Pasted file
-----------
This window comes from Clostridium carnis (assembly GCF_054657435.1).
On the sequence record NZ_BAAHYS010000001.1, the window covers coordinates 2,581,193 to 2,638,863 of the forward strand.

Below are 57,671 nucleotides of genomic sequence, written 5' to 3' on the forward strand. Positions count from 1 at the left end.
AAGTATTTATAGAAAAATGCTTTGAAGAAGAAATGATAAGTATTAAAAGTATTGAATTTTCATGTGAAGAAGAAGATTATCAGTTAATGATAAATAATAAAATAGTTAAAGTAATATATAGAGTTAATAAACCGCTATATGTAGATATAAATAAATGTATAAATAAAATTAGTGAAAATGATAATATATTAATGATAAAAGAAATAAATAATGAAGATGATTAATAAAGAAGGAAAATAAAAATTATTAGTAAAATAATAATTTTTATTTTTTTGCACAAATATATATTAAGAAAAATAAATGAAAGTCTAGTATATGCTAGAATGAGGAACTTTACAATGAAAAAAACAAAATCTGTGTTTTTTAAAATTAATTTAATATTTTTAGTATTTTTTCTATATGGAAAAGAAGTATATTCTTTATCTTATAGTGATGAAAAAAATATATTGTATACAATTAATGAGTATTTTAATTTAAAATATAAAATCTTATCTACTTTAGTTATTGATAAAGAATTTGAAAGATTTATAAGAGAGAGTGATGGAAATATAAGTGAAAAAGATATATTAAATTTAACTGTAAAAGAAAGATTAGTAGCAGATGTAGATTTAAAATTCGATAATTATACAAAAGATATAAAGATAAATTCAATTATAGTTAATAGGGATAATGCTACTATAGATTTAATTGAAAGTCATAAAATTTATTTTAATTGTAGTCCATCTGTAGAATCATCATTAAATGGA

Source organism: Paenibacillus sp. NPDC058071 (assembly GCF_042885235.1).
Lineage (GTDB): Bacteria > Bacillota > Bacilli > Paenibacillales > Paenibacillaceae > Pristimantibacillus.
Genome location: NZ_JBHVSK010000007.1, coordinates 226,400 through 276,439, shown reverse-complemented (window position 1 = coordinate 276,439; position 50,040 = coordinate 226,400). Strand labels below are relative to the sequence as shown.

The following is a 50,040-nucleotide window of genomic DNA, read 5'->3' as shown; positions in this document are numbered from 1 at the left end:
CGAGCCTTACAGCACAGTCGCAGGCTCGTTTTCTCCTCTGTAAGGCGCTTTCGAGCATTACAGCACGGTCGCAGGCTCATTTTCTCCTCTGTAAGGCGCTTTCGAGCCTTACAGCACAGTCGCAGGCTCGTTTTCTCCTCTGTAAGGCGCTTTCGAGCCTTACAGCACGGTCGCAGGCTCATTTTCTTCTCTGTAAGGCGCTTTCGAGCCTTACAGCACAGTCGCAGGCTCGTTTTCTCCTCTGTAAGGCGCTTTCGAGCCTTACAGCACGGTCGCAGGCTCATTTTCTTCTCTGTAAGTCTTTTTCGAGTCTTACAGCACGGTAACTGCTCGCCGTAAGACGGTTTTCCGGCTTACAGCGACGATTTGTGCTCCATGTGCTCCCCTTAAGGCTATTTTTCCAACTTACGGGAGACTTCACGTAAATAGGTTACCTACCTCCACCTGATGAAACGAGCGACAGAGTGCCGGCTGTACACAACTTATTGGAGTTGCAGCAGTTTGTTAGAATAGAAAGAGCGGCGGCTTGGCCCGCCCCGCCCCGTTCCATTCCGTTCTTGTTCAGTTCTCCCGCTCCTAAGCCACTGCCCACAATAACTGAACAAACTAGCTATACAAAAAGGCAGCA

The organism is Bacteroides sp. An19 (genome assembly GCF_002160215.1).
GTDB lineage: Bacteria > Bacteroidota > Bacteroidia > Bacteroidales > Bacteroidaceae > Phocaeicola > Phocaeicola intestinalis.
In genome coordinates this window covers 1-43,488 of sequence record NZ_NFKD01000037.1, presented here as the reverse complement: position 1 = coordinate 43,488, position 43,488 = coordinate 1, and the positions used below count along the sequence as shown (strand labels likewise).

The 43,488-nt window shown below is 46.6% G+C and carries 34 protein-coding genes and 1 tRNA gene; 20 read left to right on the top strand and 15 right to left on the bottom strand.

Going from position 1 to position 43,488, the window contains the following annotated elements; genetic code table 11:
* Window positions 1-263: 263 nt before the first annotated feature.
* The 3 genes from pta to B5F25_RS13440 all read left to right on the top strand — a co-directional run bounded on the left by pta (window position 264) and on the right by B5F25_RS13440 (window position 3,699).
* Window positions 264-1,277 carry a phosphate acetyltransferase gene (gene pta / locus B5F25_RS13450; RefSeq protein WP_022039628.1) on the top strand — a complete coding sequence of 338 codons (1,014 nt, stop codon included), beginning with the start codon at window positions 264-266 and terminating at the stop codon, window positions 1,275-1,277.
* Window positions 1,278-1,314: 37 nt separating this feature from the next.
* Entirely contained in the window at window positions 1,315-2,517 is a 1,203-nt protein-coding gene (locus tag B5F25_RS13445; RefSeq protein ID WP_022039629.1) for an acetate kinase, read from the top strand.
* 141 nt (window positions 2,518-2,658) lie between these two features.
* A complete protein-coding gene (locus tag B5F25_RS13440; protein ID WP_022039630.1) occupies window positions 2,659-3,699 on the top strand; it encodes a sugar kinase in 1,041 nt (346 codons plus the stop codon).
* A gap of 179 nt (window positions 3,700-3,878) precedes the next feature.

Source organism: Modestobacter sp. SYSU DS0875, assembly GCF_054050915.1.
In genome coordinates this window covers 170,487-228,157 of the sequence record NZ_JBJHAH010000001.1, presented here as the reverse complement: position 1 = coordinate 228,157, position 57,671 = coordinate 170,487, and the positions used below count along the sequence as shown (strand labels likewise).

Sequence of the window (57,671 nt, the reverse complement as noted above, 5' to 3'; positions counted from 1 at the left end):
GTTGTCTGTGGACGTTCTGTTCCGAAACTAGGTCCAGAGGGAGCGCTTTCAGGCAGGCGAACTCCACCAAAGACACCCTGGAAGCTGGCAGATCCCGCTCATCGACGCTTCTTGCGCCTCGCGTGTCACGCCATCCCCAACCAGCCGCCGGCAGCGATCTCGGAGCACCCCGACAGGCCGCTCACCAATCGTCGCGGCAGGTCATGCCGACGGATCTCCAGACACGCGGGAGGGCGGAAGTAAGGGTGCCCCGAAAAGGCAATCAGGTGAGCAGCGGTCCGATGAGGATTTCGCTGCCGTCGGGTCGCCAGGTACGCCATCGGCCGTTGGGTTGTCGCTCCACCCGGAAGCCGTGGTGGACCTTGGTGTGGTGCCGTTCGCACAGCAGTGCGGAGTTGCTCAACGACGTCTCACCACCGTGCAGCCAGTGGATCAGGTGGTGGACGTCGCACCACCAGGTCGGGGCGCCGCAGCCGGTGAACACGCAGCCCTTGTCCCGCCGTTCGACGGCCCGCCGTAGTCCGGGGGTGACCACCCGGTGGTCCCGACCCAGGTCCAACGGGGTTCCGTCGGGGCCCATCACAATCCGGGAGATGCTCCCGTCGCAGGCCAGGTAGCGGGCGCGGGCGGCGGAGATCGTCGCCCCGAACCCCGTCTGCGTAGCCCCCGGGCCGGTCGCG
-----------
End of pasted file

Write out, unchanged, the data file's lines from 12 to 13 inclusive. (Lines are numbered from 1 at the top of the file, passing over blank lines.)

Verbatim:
In genome coordinates this window covers 1-43,488 of sequence record NZ_NFKD01000037.1, presented here as the reverse complement: position 1 = coordinate 43,488, position 43,488 = coordinate 1, and the positions used below count along the sequence as shown (strand labels likewise).

The 43,488-nt window shown below is 46.6% G+C and carries 34 protein-coding genes and 1 tRNA gene; 20 read left to right on the top strand and 15 right to left on the bottom strand.